A couple of days after arriving in the Philippines, I found that my credit card was suspended. I was able to use it for 1 or 2 transactions, but the next transaction was denied. I was trying to buy a Barong for myself for my cousin’s wedding, which was the main reason of our trip.
It is not an unusual practice by banks to temporary suspend your credit card, if they think there are suspicious transactions done in your behalf or if your card was stolen. Several back to back big purchases or transactions occurring outside your home area can trigger this alert. It is an added security for the card holder.
Last month, my wife’s credit card was fraudulently used by someone in California, and our bank suspended her account. Good thing they did, for it was not us who made those purchases and the bank did not credit those transactions after they notified us and we confirmed it to them.
Since I was doing transactions in the Philippines, a half a world away from my home address in Iowa, the bank deemed it suspicious and temporary suspended my card.
Usually it is not a big deal if your card is temporary suspended. You just have to call the bank and prove it to them by answering a series of security questions that you are the one indeed who made those transactions, and they will open your account again. Better yet, if you inform the bank that you will be traveling to a particular place, you will save all this hassle. This I forgot to do.
Since my local bank was relatively small, they don’t have 24-hour customer’s service available. I have to call them during their normal business hours, which means at night or very early in the morning while I was in the Philippines. Des Moines and Manila has 13 hours time zone difference.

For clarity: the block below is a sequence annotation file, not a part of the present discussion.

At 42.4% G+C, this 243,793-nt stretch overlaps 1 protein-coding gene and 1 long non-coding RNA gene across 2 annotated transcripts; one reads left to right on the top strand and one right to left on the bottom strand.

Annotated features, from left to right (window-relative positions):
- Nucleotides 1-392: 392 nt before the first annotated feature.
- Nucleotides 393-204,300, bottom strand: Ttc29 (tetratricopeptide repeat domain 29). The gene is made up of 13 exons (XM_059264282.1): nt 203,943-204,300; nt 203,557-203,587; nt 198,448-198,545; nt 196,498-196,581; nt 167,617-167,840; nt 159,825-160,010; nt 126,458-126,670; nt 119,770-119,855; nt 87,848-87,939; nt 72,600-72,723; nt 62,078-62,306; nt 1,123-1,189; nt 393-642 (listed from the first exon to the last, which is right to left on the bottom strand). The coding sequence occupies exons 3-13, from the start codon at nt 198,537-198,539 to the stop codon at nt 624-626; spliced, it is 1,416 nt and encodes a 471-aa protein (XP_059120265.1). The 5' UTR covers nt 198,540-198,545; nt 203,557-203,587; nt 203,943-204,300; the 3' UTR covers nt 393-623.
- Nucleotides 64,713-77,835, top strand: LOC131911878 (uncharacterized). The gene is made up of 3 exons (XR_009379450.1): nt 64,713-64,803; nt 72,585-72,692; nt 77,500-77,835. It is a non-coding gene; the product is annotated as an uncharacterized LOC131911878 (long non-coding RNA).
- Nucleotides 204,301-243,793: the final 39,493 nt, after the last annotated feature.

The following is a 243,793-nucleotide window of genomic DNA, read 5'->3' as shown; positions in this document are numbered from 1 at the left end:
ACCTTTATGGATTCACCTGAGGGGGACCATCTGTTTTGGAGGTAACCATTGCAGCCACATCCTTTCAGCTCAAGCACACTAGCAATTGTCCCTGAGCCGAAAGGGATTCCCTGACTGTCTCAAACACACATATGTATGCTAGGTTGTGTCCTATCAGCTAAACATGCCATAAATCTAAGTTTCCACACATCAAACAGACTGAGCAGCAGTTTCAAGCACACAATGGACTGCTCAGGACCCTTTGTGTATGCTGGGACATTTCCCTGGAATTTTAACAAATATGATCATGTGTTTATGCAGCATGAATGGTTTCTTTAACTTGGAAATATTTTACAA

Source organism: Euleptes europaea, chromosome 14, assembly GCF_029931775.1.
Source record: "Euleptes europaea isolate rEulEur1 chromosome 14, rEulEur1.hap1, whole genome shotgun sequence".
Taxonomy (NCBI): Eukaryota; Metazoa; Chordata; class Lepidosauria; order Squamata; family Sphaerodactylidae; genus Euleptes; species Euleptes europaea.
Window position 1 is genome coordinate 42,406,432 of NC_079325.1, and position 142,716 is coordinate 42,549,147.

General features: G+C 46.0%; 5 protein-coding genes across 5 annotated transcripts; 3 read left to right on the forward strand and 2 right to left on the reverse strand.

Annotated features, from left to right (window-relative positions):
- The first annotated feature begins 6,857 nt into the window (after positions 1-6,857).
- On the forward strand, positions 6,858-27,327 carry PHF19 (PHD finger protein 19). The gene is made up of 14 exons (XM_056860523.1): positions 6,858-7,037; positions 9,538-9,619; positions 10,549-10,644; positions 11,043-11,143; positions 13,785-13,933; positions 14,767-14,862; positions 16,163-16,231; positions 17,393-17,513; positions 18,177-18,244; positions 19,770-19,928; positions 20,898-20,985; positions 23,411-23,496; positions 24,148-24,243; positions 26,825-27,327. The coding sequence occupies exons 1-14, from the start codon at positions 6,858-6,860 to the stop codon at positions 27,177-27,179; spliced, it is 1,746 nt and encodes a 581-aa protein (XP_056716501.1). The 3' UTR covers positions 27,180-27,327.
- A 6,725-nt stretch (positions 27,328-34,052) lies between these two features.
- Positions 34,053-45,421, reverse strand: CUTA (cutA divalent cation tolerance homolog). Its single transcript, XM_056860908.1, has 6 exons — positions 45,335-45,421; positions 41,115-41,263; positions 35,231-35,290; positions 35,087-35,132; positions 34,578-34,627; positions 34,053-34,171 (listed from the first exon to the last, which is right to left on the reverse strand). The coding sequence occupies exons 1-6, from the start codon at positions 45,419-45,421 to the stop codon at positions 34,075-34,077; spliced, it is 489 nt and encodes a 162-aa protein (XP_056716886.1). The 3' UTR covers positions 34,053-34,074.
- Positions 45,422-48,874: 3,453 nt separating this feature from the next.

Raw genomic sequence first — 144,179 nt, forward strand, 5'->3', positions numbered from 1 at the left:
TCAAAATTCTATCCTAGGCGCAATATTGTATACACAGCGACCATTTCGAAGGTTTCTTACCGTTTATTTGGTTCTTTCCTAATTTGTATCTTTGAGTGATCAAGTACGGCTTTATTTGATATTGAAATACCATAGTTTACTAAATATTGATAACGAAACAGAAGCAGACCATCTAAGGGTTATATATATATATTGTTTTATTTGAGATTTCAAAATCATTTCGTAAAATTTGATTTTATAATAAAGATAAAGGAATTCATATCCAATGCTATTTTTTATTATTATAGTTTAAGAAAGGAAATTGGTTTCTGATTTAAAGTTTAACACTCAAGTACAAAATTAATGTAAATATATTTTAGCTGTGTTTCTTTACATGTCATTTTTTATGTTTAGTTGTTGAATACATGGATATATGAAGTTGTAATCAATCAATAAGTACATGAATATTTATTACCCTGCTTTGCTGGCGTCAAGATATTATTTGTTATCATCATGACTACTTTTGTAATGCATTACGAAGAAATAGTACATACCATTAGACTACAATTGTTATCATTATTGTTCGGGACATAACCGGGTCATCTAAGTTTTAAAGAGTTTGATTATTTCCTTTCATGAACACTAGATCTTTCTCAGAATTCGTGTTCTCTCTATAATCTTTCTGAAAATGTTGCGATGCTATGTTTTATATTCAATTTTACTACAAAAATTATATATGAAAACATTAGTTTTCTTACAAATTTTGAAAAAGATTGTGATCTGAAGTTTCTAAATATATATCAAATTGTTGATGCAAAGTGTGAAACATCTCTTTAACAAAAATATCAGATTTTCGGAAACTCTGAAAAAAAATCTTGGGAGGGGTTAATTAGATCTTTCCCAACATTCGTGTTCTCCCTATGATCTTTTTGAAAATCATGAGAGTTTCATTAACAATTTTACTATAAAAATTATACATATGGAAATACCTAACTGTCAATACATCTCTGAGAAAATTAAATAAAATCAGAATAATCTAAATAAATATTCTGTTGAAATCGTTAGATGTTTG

But I really need my credit card resumed. Going to Tambunting’s pawn shop was not an option.
So there I was, tired and weary from jet-lag, making a phone call to my bank at an unholy hour of 3 o’clock in the morning. Plus my cellphone’s signal was spotty, which is another issue in the Philippines. The known cellular carriers in the US, like Verizon, ATT and Sprint, are not readily available there.
Then after I made my call, I learned that the 1-800 number which was supposed to be free of charge, was not free after all, since I was making an outside the country long distance call.
It was in the wee hours of the morning, and I don’t want to wake up my family, so I made the call inside the bathroom, as I was almost shouting on the phone just to be heard with the poor phone signal and reception.
On top of all of these nuisances, an unwelcome visitor showed up and walked into the bathroom. A visitor I don’t want to see again. A plump big black cockroach!
I don’t need this added distraction.
After several minutes of shouting (or near shouting) and some intense negotiations, I finally did it. Mission accomplished!
I killed the cockroach.